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The Mesh and the Net
SciAm's December article on future high-tech carnage cites:
"The Mesh and the Net: Speculations on Armed Conflict in a
Time of Free Silicon," by Martin C. Libicki, March, 1994.
Available on the Web at:
NDU is the National Defense University, Libicki's teat.
He is quoted: "We're getting a lot of clever ideas about how
to fight a Gulf War more efficiently, but we rarely get
anything about how to fight a Vietnam more efficiently."
Here are excerpts from his preface:
Mesh -- the term applied to military applications --
points to the holes; as information technology places a
atop the battlefield, more objects are caught in it. Net --
applied to civilian applications -- points to the substance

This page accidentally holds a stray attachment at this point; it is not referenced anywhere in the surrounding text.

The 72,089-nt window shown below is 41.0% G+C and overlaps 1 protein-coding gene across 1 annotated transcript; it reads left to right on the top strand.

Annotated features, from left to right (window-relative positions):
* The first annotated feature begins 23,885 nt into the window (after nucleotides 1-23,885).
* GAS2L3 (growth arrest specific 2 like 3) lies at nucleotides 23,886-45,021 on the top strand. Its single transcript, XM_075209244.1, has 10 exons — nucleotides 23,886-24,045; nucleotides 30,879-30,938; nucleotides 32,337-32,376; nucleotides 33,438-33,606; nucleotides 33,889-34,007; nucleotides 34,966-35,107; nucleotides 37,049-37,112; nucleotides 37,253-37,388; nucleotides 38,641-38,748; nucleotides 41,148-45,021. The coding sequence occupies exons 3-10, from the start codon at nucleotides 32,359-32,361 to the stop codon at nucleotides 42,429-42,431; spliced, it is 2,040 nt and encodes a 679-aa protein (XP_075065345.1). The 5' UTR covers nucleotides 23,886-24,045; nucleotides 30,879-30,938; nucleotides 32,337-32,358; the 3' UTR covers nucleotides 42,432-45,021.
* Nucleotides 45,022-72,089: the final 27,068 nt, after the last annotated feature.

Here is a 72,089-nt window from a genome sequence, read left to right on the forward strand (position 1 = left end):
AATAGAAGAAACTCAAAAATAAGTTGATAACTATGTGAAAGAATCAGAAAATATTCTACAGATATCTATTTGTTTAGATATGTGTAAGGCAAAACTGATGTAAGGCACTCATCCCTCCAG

system; the connectivity of people and their machines
patterns of social relationships and new venues for
that which is to become free, stands for both semiconductor
computation) and optical fibers (for communications).
Argument: The relationship of the once and future revolution
information technology to warfare is analyzed in several
* Chapter One outlines the basis for this revolution and
why its most natural expression is the dispersion rather
accumulation of information power.
* Chapter Two examines its expression on the battlefield
aspects: Pop-up warfare, the rise of the Mesh, and the
of Fire-ant warfare.
* Chapter Three examines whether the revolution on the
translates into a commensurate revolution in military
* Chapter Four discusses implications for acquisition,
* Chapter Five extends the analysis to the case of
* Chapter Six attempts a broader assessment of how
applications of information technology, the Net, may
* Chapter Seven contrasts the Mesh, and the Net.
* The Epilogue considers certain reasons why information
may not translate into the victory of the Small and the
the Few and the Large.
<www.ndu.edu/ndu/inss> and links offer an ape-lab of global